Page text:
Greg Hewgill
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How did old MS-DOS games utilize various graphic cards?
Accepted answer
70 votes

Did every programmer of every game implemented all possible various API's that old graphic cards supported? Yes - but it went even deeper than that. Early graphics cards had virtually no callable ...

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Why is the Intel 8086 CPU called a 16-bit CPU?
65 votes

Generally, the "bitness" of a CPU is determined by the usual or common size of its data registers (or, the width of its data bus), rather than the width of the address bus. There are exceptions, for ...

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Why wasn't ASCII designed with a contiguous alphanumeric character order?
61 votes

According to ASA X3.4-1963 Appendix A, one of the design considerations was: (7) Ease in the identification of classes of characters Furthermore: A4.4 The character set was structured to enable ...

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Strange math syntax in old basic listing
Accepted answer
60 votes

Your mention of TRS-80 provides a clue. In the TRS-80 character set, the space normally occupied by the ASCII [ character is instead a ↑ (up arrow) character. Old versions of BASIC (such as this one ...

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Why did the VIC-20 and C64 have only 22 and 40 columns when the earlier PET had 80 column text?
58 votes

One reason was likely that the VIC-20 and C64 did not have their own displays, but were designed to be connected to a television set. The interface between the computer and the television was not ...

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What was the design rationale behind multi-port and multiple connections (and back-connections) designs of the early protocols like NFS or FTP?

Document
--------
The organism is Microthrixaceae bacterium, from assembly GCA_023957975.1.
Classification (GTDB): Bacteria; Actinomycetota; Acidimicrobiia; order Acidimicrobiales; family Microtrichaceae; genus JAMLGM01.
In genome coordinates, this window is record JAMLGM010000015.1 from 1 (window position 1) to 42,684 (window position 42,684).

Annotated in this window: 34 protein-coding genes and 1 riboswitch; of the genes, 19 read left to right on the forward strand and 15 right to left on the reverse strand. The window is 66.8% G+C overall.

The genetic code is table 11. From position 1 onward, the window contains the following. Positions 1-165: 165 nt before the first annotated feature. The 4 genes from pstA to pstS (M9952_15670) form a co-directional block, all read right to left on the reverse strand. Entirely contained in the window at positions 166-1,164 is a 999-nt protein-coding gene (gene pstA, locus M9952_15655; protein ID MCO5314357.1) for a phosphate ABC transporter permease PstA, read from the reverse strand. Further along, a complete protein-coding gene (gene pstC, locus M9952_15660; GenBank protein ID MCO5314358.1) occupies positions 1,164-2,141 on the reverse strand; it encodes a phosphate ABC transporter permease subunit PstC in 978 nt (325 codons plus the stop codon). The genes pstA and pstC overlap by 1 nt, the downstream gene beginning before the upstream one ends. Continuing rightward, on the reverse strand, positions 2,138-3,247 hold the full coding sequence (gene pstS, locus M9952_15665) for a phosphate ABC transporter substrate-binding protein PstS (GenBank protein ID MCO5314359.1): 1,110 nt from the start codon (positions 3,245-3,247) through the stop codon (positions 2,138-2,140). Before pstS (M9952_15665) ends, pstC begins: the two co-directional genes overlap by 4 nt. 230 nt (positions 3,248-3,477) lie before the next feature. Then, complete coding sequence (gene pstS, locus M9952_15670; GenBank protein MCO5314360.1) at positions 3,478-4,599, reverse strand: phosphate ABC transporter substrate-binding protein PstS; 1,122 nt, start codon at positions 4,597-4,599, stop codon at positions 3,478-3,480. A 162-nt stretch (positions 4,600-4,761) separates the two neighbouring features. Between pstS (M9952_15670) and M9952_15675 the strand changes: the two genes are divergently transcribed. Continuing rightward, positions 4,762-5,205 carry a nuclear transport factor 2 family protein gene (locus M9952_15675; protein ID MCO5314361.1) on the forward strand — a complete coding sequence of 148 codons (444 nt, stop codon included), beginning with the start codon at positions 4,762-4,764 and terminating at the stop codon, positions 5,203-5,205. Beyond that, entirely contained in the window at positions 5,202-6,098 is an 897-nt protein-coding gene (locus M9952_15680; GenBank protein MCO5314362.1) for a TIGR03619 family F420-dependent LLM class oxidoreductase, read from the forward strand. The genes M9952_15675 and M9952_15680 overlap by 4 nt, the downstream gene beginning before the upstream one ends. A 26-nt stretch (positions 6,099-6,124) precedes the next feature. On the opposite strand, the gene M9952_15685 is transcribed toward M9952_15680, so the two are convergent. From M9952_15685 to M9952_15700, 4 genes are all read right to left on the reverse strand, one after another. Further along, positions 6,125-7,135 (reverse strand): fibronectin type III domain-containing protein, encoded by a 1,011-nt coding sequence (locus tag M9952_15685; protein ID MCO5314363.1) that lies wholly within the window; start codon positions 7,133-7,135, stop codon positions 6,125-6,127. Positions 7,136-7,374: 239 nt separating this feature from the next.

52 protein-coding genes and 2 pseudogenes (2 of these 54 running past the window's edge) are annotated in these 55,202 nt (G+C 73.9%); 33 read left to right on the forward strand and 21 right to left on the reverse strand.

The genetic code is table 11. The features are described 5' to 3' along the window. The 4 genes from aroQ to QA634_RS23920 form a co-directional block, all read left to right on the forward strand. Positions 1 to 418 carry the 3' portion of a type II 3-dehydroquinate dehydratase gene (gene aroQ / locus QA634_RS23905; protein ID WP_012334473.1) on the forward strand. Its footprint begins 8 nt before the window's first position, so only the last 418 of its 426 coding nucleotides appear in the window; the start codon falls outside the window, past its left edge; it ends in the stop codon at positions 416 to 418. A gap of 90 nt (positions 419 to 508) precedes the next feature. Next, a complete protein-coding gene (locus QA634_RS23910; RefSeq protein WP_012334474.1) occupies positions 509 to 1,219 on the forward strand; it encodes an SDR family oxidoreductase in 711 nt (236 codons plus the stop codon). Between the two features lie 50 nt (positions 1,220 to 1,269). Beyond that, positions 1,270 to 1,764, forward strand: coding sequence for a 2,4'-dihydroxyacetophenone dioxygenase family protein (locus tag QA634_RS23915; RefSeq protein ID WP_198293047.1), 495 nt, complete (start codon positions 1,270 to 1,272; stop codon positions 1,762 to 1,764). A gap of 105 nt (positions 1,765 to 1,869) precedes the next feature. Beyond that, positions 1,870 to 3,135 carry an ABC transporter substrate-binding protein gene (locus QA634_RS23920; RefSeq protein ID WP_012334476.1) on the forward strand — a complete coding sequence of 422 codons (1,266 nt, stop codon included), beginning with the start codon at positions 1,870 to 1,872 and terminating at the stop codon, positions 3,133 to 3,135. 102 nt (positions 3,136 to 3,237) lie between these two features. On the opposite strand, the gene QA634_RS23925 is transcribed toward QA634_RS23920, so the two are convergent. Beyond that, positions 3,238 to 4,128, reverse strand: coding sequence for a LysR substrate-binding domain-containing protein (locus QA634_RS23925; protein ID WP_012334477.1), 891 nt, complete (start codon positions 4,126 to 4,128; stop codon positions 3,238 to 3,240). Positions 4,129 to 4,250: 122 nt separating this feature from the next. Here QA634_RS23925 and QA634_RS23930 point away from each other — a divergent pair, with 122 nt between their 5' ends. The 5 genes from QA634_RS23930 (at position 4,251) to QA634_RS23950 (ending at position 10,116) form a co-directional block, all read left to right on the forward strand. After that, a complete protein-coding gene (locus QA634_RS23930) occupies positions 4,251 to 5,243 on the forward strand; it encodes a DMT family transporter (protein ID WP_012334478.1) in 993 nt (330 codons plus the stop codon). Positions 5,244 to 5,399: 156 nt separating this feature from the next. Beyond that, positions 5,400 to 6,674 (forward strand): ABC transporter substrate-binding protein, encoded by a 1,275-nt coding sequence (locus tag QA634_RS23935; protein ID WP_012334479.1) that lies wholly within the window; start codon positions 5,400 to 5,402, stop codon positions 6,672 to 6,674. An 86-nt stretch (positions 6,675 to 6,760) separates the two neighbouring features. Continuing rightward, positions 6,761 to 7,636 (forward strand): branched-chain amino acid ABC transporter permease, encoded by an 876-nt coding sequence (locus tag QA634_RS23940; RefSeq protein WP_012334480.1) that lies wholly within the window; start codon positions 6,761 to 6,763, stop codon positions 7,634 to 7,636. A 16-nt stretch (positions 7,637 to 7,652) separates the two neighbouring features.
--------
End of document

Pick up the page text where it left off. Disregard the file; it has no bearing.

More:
54 votes

At least for FTP, the actual file transfer happened over a different connection to support a particular file transfer mode that isn't used much today. Suppose you have three machines, A, B, C, and you ...

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Why (historically) include the number of arguments (argc) as a parameter of main?
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45 votes

K&R first edition (1978) does not mention the NULL terminator in the argv list at all. This was added later, in ANSI C. The relevant paragraph (section 5.11, p. 110) is: In environments that ...

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What is the difference between the "Return" and "Enter" keys in the VT100 terminal?
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31 votes

Under normal circumstances, there is no difference (RETURN and ENTER will send CR or CR LF as configured by the New Line Mode). However, there is a mode called "keypad application mode" ...

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Does the Intel 8085 CPU use real memory addresses?
27 votes

The 8085 is effectively the same as the 8080 microprocessor. The 8080 has a flat 16-bit address space and no segment registers. So yes, the 8085 uses real memory addresses without any translation.

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What was the service offered by US Sprint for long distance data connections in the late 1980's?
Accepted answer
19 votes